The improved profitability of Dick Smith before it floated on the stock market in 2013 was "largely" through negotiation of additional payments from suppliers under its controversial rebate program, a court has heard.

Giving evidence in the NSW Supreme Court on Wednesday, former chief financial officer Michael Potts defended the company's policy of maximising so-called "over-and-above" rebates - additional payments attached to stock purchases that would be recorded as an increase in profits or a reduction in marketing expenses.

"I would say that there was a strategy within the business to maximise rebates," said Potts, in response to questions from receivers Ferrier Hodgson.

"That was part of the prospectus when we went to market. We talked about improvement in the profitability of Dick Smith - that was largely through negotiation for additional rebates and support from suppliers.

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"If we were able to achieve additional rebates and support from suppliers and improve the profitability of the business, then that was good business."

Asked by barrister Jeremy Giles SC, representing Ferrier Hodgson, why the company wouldn't simply negotiate a lower price for a given product, Potts said that would be leaving "money on the table".

"Generally the way you can go back and get additional money is by saying to the vendor or the supplier, listen, we'll help you drive more business in the form of promotional activity," he said.

"We're asking for support not in the price of your product but in the form of additional marketing, or promotion on that product, to support driving your business and our business.

"If we went back to a vendor and said, by the way, we're now renegotiating trading terms, that would probably be met with resistance. If we went to the supplier and said, we'd like to promote your product and we're asking for assistance, there was a different allocation of funds available to that supplier.

"If you're a street-smart buyer, you're negotiating for more than your fair share of those funds that would otherwise go to JB Hi-Fi or Harvey Norman."

Asked whether there were any systems or controls in place around stock range and quality, Potts said it would "largely be determined by the buyers and that is very subjective".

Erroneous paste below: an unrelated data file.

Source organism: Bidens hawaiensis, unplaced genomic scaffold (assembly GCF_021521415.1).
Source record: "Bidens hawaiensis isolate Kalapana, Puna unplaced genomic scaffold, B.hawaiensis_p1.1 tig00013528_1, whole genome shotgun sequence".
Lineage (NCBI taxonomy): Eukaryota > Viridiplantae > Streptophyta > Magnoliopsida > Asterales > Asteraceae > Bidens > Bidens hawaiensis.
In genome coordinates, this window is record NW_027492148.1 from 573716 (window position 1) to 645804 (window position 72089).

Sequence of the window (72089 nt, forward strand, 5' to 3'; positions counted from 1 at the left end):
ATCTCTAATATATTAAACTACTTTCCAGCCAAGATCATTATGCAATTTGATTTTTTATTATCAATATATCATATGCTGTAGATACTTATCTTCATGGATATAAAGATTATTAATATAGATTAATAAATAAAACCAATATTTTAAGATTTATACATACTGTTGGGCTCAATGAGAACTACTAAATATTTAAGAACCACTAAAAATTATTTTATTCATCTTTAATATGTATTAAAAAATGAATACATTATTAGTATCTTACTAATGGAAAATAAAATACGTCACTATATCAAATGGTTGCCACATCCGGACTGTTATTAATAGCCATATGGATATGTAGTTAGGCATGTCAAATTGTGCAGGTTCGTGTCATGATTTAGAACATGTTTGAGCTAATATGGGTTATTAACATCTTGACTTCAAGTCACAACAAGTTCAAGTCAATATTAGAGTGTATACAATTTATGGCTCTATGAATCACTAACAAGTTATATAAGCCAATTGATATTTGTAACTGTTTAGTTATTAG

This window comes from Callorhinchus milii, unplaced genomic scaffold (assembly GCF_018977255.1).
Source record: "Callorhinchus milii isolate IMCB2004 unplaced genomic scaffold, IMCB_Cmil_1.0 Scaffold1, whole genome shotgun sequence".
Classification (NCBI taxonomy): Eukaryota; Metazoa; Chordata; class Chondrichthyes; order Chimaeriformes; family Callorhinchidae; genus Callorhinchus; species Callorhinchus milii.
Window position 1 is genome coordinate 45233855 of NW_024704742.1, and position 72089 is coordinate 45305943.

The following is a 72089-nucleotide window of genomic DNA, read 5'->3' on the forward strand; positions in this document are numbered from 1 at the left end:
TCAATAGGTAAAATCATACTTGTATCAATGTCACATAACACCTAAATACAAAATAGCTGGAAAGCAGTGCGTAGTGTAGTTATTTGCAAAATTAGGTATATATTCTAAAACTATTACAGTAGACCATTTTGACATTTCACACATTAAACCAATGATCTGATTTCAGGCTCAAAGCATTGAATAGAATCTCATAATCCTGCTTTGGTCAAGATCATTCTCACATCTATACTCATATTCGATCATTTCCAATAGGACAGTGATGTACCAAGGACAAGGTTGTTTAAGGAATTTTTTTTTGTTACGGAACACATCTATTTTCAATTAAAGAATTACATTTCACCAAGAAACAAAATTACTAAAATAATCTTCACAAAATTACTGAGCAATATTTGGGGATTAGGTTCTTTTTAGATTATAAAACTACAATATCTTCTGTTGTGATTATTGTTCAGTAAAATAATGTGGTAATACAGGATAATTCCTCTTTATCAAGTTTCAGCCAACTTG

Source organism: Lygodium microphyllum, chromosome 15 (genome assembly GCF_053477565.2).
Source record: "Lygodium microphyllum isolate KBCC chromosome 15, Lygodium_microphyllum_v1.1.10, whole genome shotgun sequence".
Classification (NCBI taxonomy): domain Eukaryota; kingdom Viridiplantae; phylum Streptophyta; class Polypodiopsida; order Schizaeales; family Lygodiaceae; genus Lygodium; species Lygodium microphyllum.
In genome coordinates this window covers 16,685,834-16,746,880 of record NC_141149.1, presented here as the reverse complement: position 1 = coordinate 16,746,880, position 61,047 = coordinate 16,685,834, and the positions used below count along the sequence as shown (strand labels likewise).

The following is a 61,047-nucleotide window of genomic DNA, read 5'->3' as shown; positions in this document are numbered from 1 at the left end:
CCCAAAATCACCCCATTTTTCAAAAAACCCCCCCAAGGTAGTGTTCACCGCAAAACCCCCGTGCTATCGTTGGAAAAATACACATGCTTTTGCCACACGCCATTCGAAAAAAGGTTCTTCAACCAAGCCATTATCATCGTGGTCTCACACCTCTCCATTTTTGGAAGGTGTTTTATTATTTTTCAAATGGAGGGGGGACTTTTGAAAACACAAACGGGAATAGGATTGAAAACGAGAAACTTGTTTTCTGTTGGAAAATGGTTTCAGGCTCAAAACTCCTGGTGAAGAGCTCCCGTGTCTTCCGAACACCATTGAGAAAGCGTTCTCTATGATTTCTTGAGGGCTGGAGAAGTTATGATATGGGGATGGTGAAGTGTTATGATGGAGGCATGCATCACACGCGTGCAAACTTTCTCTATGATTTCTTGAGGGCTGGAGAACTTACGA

In its report into the company's failure, not presented to court, liquidator McGrathNicol found that as sales fell, Dick Smith increasingly made purchasing decisions based on rebates the company could earn rather than what customers actually wanted to buy.

That led to a build-up in unsaleable and outdated inventory, which had to be liquidated in the peak 2015 Christmas period, leading to intense margin pressure that ultimately impacted the company's ability to pay its debts.

Dick Smith collapsed in January 2016 with around A$400 million in debt, including A$140 million to lenders HSBC and Westpac.

On Tuesday, the court heard from Anchorage Capital Partners managing director Phillip Cave, who represented private equity firm on the Dick Smith board until early last year.

Anchorage bought Dick Smith from Woolworths for A$20 million in 2012 and made A$500 million after floating it on the stock exchange nine months later.

Cave stressed that the rebate program was inherited from Woolworths and continued under Anchorage's management. "The policy started in Woolworths' time," Cave said. "Woolworths' position was to maximise rebates - it was fully, clearly out there. It didn't start with us. We decided to continue."

The court had previously heard from fellow Anchorage executive Bill Wavish, also a former Dick Smith board member, who admitted to masterminding the rebate strategy with Potts and chief executive Nick Abboud.

On Wednesday, Potts was also questioned on a number of arrangements entered into with suppliers late in 2014, negotiated by property and supply chain director John Skellern and his procurement team.

In one case, Dick Smith renegotiated its contract with Optus, extending it by two years until June 2020 - for which Dick Smith received a credit note of A$1 million.

In a December 2014 email to a member of Dick Smith's procurement team, one lighting contractor wrote: "We probably need to discuss your purchase potential and if you wish to include price-inflated rebates that would automatically add a percentage to the purchase price for rebate back to you."

Another email between Dick Smith's procurement team and financial services company FlexiGroup referred to "$500,000 payable upfront in December 2014 with a clawback", while an email with a flooring company discussed a $300,000 "upfront contribution for marketing and promotional activity".

Pressed by Giles on whether he was aware of any suppliers - including of services and products as well as sales inventory - inflating the price and rebating the difference back to Dick Smith, Potts said he wasn't.

"Do you know any reason why MR Skellern [was] negotiating these various arrangements in December 2014?" Giles asked.

"That's probably a question for Mr Skellern," Potts said.

Along with Cave, Wavish and Skellern, others already questioned include former company secretary David Cooke, directors Lorna Raine and Robert Ishak, and chairman Rob Murray.

The hearings continue.